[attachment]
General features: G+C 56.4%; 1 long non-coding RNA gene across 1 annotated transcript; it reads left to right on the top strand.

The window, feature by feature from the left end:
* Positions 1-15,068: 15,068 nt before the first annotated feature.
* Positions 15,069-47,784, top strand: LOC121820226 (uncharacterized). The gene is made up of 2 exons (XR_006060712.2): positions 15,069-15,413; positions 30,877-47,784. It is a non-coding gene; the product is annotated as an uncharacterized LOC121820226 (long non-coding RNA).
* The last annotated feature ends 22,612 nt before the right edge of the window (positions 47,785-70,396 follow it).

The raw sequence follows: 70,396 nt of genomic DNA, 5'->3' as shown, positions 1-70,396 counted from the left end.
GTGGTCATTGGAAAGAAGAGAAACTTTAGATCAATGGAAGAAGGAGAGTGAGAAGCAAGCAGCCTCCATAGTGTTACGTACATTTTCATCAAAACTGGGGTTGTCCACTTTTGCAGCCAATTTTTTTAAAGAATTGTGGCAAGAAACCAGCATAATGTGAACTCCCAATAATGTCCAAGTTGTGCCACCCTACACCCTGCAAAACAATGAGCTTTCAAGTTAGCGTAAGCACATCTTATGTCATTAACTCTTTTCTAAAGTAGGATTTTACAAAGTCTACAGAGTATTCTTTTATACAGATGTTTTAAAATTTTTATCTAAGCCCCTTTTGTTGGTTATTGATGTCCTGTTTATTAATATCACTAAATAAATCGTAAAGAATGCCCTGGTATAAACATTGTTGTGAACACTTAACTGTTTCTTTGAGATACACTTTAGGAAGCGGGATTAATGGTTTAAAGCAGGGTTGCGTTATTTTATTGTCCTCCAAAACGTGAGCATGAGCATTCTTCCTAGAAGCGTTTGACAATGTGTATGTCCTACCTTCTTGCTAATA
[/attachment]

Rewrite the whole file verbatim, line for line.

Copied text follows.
General features: G+C 56.4%; 1 long non-coding RNA gene across 1 annotated transcript; it reads left to right on the top strand.

The window, feature by feature from the left end:
* Positions 1-15,068: 15,068 nt before the first annotated feature.
* Positions 15,069-47,784, top strand: LOC121820226 (uncharacterized). The gene is made up of 2 exons (XR_006060712.2): positions 15,069-15,413; positions 30,877-47,784. It is a non-coding gene; the product is annotated as an uncharacterized LOC121820226 (long non-coding RNA).
* The last annotated feature ends 22,612 nt before the right edge of the window (positions 47,785-70,396 follow it).

The raw sequence follows: 70,396 nt of genomic DNA, 5'->3' as shown, positions 1-70,396 counted from the left end.
GTGGTCATTGGAAAGAAGAGAAACTTTAGATCAATGGAAGAAGGAGAGTGAGAAGCAAGCAGCCTCCATAGTGTTACGTACATTTTCATCAAAACTGGGGTTGTCCACTTTTGCAGCCAATTTTTTTAAAGAATTGTGGCAAGAAACCAGCATAATGTGAACTCCCAATAATGTCCAAGTTGTGCCACCCTACACCCTGCAAAACAATGAGCTTTCAAGTTAGCGTAAGCACATCTTATGTCATTAACTCTTTTCTAAAGTAGGATTTTACAAAGTCTACAGAGTATTCTTTTATACAGATGTTTTAAAATTTTTATCTAAGCCCCTTTTGTTGGTTATTGATGTCCTGTTTATTAATATCACTAAATAAATCGTAAAGAATGCCCTGGTATAAACATTGTTGTGAACACTTAACTGTTTCTTTGAGATACACTTTAGGAAGCGGGATTAATGGTTTAAAGCAGGGTTGCGTTATTTTATTGTCCTCCAAAACGTGAGCATGAGCATTCTTCCTAGAAGCGTTTGACAATGTGTATGTCCTACCTTCTTGCTAATA